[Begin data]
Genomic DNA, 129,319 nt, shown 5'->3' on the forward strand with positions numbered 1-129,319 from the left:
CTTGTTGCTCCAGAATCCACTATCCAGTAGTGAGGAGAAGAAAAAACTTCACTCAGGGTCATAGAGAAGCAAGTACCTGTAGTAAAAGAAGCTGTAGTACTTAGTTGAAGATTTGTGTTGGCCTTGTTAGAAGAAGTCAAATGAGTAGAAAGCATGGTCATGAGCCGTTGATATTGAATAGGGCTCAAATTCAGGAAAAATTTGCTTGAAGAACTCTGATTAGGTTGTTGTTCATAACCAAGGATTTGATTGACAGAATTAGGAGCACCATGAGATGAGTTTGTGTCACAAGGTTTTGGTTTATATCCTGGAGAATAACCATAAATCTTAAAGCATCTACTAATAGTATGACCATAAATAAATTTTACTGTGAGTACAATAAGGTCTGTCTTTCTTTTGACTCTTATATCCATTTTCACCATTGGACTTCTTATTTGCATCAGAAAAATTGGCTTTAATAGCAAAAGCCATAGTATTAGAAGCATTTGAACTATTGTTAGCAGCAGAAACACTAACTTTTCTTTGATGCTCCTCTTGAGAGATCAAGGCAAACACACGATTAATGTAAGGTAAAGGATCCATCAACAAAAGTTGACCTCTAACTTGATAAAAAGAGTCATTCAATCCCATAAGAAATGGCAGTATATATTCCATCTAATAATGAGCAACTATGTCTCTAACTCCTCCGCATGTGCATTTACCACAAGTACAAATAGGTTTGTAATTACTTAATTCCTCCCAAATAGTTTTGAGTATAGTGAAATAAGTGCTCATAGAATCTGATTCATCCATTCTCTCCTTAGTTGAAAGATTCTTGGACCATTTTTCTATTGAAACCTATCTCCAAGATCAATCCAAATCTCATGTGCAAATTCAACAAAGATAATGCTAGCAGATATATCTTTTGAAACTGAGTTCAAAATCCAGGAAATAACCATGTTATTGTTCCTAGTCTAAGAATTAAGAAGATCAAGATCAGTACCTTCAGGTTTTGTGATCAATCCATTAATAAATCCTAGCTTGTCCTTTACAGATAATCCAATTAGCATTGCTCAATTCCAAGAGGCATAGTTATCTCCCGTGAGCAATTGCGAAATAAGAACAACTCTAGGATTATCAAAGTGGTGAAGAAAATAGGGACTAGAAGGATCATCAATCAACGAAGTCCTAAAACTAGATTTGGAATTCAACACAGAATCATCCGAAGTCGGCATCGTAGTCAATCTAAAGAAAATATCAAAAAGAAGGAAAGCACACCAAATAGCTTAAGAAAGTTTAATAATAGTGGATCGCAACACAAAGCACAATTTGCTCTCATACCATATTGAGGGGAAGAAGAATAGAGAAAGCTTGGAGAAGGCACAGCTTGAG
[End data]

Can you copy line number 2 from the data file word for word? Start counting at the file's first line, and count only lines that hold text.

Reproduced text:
CTTGTTGCTCCAGAATCCACTATCCAGTAGTGAGGAGAAGAAAAAACTTCACTCAGGGTCATAGAGAAGCAAGTACCTGTAGTAAAAGAAGCTGTAGTACTTAGTTGAAGATTTGTGTTGGCCTTGTTAGAAGAAGTCAAATGAGTAGAAAGCATGGTCATGAGCCGTTGATATTGAATAGGGCTCAAATTCAGGAAAAATTTGCTTGAAGAACTCTGATTAGGTTGTTGTTCATAACCAAGGATTTGATTGACAGAATTAGGAGCACCATGAGATGAGTTTGTGTCACAAGGTTTTGGTTTATATCCTGGAGAATAACCATAAATCTTAAAGCATCTACTAATAGTATGACCATAAATAAATTTTACTGTGAGTACAATAAGGTCTGTCTTTCTTTTGACTCTTATATCCATTTTCACCATTGGACTTCTTATTTGCATCAGAAAAATTGGCTTTAATAGCAAAAGCCATAGTATTAGAAGCATTTGAACTATTGTTAGCAGCAGAAACACTAACTTTTCTTTGATGCTCCTCTTGAGAGATCAAGGCAAACACACGATTAATGTAAGGTAAAGGATCCATCAACAAAAGTTGACCTCTAACTTGATAAAAAGAGTCATTCAATCCCATAAGAAATGGCAGTATATATTCCATCTAATAATGAGCAACTATGTCTCTAACTCCTCCGCATGTGCATTTACCACAAGTACAAATAGGTTTGTAATTACTTAATTCCTCCCAAATAGTTTTGAGTATAGTGAAATAAGTGCTCATAGAATCTGATTCATCCATTCTCTCCTTAGTTGAAAGATTCTTGGACCATTTTTCTATTGAAACCTATCTCCAAGATCAATCCAAATCTCATGTGCAAATTCAACAAAGATAATGCTAGCAGATATATCTTTTGAAACTGAGTTCAAAATCCAGGAAATAACCATGTTATTGTTCCTAGTCTAAGAATTAAGAAGATCAAGATCAGTACCTTCAGGTTTTGTGATCAATCCATTAATAAATCCTAGCTTGTCCTTTACAGATAATCCAATTAGCATTGCTCAATTCCAAGAGGCATAGTTATCTCCCGTGAGCAATTGCGAAATAAGAACAACTCTAGGATTATCAAAGTGGTGAAGAAAATAGGGACTAGAAGGATCATCAATCAACGAAGTCCTAAAACTAGATTTGGAATTCAACACAGAATCATCCGAAGTCGGCATCGTAGTCAATCTAAAGAAAATATCAAAAAGAAGGAAAGCACACCAAATAGCTTAAGAAAGTTTAATAATAGTGGATCGCAACACAAAGCACAATTTGCTCTCATACCATATTGAGGGGAAGAAGAATAGAGAAAGCTTGGAGAAGGCACAGCTTGAG